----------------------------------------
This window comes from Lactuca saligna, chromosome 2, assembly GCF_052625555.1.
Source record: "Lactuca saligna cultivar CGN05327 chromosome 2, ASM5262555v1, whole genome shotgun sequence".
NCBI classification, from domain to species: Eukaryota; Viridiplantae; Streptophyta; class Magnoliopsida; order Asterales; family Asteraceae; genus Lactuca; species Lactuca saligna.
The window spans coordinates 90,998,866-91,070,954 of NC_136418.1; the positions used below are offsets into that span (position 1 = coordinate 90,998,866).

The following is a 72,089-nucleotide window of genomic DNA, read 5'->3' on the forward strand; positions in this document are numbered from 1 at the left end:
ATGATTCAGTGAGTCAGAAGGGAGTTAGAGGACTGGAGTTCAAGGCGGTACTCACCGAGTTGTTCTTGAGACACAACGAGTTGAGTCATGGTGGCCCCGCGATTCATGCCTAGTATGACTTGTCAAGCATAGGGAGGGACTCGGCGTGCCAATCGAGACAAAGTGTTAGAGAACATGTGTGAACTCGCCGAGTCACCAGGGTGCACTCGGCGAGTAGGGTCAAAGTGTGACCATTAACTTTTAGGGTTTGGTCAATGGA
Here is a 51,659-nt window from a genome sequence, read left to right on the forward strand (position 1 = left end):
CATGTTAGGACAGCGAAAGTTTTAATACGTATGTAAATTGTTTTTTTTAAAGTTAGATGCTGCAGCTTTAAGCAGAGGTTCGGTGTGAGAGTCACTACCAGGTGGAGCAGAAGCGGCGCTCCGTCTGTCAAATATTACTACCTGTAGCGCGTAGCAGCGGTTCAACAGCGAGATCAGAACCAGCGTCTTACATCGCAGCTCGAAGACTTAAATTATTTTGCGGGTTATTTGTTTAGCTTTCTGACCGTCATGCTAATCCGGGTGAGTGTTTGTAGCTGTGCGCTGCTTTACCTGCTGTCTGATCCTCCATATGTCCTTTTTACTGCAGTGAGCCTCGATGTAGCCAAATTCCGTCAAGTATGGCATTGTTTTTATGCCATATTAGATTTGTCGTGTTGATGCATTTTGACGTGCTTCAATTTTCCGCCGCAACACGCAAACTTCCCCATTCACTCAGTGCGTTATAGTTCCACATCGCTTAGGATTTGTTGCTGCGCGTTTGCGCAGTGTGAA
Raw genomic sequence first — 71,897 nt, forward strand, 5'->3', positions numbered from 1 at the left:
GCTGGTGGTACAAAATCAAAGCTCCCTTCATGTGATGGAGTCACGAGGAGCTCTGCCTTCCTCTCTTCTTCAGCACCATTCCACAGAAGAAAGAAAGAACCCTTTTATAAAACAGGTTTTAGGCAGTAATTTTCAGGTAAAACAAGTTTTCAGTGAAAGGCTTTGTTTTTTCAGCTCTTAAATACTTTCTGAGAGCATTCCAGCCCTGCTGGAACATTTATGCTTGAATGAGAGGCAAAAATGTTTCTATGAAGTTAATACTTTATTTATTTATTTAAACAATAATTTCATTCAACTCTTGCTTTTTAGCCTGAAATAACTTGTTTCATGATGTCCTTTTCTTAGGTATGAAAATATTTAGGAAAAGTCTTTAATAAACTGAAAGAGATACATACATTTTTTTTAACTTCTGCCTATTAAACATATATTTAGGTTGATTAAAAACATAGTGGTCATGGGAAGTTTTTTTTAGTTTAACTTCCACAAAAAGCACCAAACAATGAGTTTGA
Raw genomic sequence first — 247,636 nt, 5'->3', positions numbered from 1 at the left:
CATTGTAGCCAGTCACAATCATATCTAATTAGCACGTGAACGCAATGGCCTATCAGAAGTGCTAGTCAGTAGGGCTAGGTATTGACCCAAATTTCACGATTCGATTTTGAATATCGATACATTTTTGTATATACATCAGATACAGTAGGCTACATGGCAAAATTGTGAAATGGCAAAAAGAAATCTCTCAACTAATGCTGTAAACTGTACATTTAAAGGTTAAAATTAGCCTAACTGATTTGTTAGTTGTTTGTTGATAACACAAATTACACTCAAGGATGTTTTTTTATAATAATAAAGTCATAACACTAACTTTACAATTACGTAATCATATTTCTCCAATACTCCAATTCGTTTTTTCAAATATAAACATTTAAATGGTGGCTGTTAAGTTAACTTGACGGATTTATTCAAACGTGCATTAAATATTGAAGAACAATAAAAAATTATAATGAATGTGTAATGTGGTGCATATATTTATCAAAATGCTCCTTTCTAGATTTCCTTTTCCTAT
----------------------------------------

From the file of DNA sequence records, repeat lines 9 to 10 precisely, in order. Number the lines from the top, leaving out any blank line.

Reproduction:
Raw genomic sequence first — 71,897 nt, forward strand, 5'->3', positions numbered from 1 at the left:
GCTGGTGGTACAAAATCAAAGCTCCCTTCATGTGATGGAGTCACGAGGAGCTCTGCCTTCCTCTCTTCTTCAGCACCATTCCACAGAAGAAAGAAAGAACCCTTTTATAAAACAGGTTTTAGGCAGTAATTTTCAGGTAAAACAAGTTTTCAGTGAAAGGCTTTGTTTTTTCAGCTCTTAAATACTTTCTGAGAGCATTCCAGCCCTGCTGGAACATTTATGCTTGAATGAGAGGCAAAAATGTTTCTATGAAGTTAATACTTTATTTATTTATTTAAACAATAATTTCATTCAACTCTTGCTTTTTAGCCTGAAATAACTTGTTTCATGATGTCCTTTTCTTAGGTATGAAAATATTTAGGAAAAGTCTTTAATAAACTGAAAGAGATACATACATTTTTTTTAACTTCTGCCTATTAAACATATATTTAGGTTGATTAAAAACATAGTGGTCATGGGAAGTTTTTTTTAGTTTAACTTCCACAAAAAGCACCAAACAATGAGTTTGA